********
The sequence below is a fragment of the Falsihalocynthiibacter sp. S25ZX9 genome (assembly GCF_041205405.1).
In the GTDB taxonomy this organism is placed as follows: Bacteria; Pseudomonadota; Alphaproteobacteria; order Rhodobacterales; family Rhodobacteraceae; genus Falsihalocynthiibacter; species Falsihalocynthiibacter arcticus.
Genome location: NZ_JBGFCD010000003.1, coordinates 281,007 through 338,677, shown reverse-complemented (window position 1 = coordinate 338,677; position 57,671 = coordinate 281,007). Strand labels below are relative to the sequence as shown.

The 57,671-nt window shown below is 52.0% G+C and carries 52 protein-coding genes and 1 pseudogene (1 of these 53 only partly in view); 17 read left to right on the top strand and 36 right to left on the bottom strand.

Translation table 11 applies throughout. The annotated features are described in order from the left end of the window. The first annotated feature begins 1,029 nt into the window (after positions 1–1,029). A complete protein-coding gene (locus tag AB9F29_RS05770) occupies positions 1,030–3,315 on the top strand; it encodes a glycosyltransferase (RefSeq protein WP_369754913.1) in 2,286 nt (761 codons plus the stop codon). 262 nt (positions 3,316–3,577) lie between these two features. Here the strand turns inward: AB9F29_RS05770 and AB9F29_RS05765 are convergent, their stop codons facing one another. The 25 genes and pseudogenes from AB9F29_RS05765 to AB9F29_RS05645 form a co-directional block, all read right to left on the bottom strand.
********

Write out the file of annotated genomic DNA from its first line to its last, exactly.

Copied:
The sequence below is a fragment of the Falsihalocynthiibacter sp. S25ZX9 genome (assembly GCF_041205405.1).
In the GTDB taxonomy this organism is placed as follows: Bacteria; Pseudomonadota; Alphaproteobacteria; order Rhodobacterales; family Rhodobacteraceae; genus Falsihalocynthiibacter; species Falsihalocynthiibacter arcticus.
Genome location: NZ_JBGFCD010000003.1, coordinates 281,007 through 338,677, shown reverse-complemented (window position 1 = coordinate 338,677; position 57,671 = coordinate 281,007). Strand labels below are relative to the sequence as shown.

The 57,671-nt window shown below is 52.0% G+C and carries 52 protein-coding genes and 1 pseudogene (1 of these 53 only partly in view); 17 read left to right on the top strand and 36 right to left on the bottom strand.

Translation table 11 applies throughout. The annotated features are described in order from the left end of the window. The first annotated feature begins 1,029 nt into the window (after positions 1–1,029). A complete protein-coding gene (locus tag AB9F29_RS05770) occupies positions 1,030–3,315 on the top strand; it encodes a glycosyltransferase (RefSeq protein WP_369754913.1) in 2,286 nt (761 codons plus the stop codon). 262 nt (positions 3,316–3,577) lie between these two features. Here the strand turns inward: AB9F29_RS05770 and AB9F29_RS05765 are convergent, their stop codons facing one another. The 25 genes and pseudogenes from AB9F29_RS05765 to AB9F29_RS05645 form a co-directional block, all read right to left on the bottom strand.